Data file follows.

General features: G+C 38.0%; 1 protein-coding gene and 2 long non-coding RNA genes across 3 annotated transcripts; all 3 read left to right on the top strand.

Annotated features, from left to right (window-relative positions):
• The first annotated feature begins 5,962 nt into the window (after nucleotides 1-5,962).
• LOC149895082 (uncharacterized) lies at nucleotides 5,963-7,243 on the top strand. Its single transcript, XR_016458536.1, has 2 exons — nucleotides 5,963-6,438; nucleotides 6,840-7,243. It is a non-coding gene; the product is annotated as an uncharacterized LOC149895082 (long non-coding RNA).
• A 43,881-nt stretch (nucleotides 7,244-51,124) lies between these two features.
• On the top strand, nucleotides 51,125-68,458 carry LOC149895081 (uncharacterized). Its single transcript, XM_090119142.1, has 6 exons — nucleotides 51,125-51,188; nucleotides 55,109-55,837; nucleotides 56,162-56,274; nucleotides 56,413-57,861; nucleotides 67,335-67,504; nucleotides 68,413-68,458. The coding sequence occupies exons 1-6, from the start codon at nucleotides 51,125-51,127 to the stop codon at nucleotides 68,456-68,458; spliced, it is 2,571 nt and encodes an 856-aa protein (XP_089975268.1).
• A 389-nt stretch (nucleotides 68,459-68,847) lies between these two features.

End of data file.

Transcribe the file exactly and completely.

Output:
General features: G+C 38.0%; 1 protein-coding gene and 2 long non-coding RNA genes across 3 annotated transcripts; all 3 read left to right on the top strand.

Annotated features, from left to right (window-relative positions):
• The first annotated feature begins 5,962 nt into the window (after nucleotides 1-5,962).
• LOC149895082 (uncharacterized) lies at nucleotides 5,963-7,243 on the top strand. Its single transcript, XR_016458536.1, has 2 exons — nucleotides 5,963-6,438; nucleotides 6,840-7,243. It is a non-coding gene; the product is annotated as an uncharacterized LOC149895082 (long non-coding RNA).
• A 43,881-nt stretch (nucleotides 7,244-51,124) lies between these two features.
• On the top strand, nucleotides 51,125-68,458 carry LOC149895081 (uncharacterized). Its single transcript, XM_090119142.1, has 6 exons — nucleotides 51,125-51,188; nucleotides 55,109-55,837; nucleotides 56,162-56,274; nucleotides 56,413-57,861; nucleotides 67,335-67,504; nucleotides 68,413-68,458. The coding sequence occupies exons 1-6, from the start codon at nucleotides 51,125-51,127 to the stop codon at nucleotides 68,456-68,458; spliced, it is 2,571 nt and encodes an 856-aa protein (XP_089975268.1).
• A 389-nt stretch (nucleotides 68,459-68,847) lies between these two features.